Causes and Treatment of Atelectasis

Surgery is a common cause for this type of lung collapse

Doctor examining African man
What is atelectasis and how is it diagnosed and treated?. Blend Images/JGI/Jamie Grill/Brand X Pictures/Getty Images

Atelectasis is a medical term used to describe the complete or partial collapse of a lung. It is sometimes referred to as a "collapsed lung," although the term can also be applied to a condition called pneumothorax.

When atelectasis occurs, fresh air is unable to reach the tiny structures of lungs, called the alveoli, where oxygen and carbon dioxide are exchanged. This results in decreased levels of oxygen being delivered to the organs and tissues of the body (hypoxia).

Atelectasis may be acute, occurring suddenly over the matter of minutes, or chronic, developing over a period of days to weeks.

Causes of Atelectasis

There are four primary causes of atelectasis: hypoventilation, airway obstruction, airway compression, and adhesions.

  • Hypoventilation (breathing at an abnormally slow rate) is common during surgery, especially with general anesthesia, or when a person is placed on a respirator. The very act of shallow breathing prevents air from getting to the alveoli causing the air sacs to deflate and collapse. Hypoventilation is the most common cause of atelectasis, especially after chest surgery.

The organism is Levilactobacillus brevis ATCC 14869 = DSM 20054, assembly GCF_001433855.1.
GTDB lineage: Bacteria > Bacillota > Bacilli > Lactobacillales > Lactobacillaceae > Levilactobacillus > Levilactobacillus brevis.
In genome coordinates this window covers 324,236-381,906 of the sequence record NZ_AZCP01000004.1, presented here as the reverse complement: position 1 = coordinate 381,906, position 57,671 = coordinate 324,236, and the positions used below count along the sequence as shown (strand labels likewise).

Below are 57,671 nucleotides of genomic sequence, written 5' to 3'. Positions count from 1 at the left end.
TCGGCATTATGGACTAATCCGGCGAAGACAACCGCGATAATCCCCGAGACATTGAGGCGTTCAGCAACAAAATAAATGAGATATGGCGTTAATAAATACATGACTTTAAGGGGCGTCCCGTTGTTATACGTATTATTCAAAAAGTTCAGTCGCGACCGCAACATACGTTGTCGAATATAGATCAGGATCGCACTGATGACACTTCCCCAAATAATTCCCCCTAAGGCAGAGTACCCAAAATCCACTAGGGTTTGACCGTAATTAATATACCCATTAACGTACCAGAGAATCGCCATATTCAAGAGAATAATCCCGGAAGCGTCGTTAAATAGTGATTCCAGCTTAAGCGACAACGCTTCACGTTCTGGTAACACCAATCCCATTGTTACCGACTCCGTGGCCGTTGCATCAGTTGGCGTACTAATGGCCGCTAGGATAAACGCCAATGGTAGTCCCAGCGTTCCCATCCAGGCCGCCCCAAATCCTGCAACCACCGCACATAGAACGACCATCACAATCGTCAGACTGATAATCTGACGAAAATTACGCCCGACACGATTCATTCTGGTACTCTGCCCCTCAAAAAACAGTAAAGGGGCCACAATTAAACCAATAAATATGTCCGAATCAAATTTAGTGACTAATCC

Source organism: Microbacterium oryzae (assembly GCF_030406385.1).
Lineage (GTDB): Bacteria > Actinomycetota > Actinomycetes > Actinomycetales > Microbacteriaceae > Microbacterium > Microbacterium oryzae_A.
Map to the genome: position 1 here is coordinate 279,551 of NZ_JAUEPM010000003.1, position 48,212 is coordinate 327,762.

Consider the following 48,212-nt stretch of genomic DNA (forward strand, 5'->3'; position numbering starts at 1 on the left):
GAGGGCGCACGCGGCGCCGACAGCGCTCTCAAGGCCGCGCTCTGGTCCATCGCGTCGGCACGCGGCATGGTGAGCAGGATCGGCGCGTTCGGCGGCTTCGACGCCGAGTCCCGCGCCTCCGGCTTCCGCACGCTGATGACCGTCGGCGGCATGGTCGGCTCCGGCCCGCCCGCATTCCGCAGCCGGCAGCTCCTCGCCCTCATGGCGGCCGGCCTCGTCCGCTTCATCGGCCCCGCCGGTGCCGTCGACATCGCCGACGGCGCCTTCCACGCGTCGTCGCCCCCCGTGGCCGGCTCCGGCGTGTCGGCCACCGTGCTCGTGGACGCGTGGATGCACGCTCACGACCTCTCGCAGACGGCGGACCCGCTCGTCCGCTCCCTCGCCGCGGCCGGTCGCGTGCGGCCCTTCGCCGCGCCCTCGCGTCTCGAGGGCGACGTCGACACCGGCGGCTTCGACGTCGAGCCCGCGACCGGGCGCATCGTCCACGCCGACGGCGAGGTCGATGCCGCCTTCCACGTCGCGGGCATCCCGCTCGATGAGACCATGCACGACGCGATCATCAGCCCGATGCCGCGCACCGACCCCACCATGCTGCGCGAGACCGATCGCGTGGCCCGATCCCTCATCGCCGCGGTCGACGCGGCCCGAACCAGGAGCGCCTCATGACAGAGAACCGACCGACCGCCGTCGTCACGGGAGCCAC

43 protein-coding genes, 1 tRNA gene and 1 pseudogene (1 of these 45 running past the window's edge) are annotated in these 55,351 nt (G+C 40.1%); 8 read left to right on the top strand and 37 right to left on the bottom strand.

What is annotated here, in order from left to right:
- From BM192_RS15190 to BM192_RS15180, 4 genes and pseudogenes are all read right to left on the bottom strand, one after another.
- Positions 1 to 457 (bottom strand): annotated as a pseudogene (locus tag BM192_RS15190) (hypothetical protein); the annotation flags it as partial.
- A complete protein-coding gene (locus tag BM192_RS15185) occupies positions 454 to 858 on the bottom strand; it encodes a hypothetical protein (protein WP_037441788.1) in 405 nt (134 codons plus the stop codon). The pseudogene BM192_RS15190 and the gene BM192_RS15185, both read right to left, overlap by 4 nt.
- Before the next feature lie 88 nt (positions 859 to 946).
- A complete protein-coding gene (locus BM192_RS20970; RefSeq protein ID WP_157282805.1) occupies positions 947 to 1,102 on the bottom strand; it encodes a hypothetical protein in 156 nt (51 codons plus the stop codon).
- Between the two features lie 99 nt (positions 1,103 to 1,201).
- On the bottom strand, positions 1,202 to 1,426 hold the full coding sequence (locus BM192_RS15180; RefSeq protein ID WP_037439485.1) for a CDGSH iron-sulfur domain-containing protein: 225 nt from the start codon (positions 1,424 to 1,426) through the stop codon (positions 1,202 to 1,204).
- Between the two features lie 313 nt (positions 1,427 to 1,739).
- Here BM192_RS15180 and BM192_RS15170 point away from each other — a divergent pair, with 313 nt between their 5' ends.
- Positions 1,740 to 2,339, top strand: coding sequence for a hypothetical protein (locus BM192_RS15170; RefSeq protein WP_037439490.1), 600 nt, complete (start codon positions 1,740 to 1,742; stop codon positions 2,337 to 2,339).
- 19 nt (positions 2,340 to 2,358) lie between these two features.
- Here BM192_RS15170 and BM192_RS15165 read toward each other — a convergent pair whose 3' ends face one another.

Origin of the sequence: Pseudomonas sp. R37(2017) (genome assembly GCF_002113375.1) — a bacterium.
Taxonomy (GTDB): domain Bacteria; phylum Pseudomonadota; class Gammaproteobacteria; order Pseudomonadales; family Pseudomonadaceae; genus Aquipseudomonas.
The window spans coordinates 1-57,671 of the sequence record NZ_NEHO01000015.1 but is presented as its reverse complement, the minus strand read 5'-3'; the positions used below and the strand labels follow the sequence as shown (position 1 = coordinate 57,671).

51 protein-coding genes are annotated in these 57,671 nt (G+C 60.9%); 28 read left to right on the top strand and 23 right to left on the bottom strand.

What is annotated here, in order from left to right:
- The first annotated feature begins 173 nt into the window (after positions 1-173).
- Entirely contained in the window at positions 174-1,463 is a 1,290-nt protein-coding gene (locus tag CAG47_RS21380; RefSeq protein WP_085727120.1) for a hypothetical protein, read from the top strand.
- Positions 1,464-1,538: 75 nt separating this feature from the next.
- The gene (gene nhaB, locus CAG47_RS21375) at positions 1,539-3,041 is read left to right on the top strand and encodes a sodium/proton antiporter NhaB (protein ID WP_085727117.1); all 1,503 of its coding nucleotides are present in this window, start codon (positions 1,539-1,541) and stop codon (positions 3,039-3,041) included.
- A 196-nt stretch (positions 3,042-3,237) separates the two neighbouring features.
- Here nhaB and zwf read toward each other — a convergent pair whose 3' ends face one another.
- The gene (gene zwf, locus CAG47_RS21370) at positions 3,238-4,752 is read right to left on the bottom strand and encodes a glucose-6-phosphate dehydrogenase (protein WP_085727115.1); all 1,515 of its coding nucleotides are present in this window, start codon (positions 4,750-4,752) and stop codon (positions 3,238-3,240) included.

• Airway obstruction may be caused when something blocks a passage either inside the lung (like mucus or a foreign object) or outside of the lungs (like a tumor which press on the airway and cause obstruction). Bronchioloalveolar carcinoma is one type of cancer known to cause tumors in the alveoli and allied passages
  • Airway compression is often caused by the buildup of fluid in the space surrounding the lungs (pleural effusion). It may also be the result of an enlarged heart, an aneurysm, a tumor, enlarged lymph nodes, or accumulation of fluids in the abdominal cavity (ascites).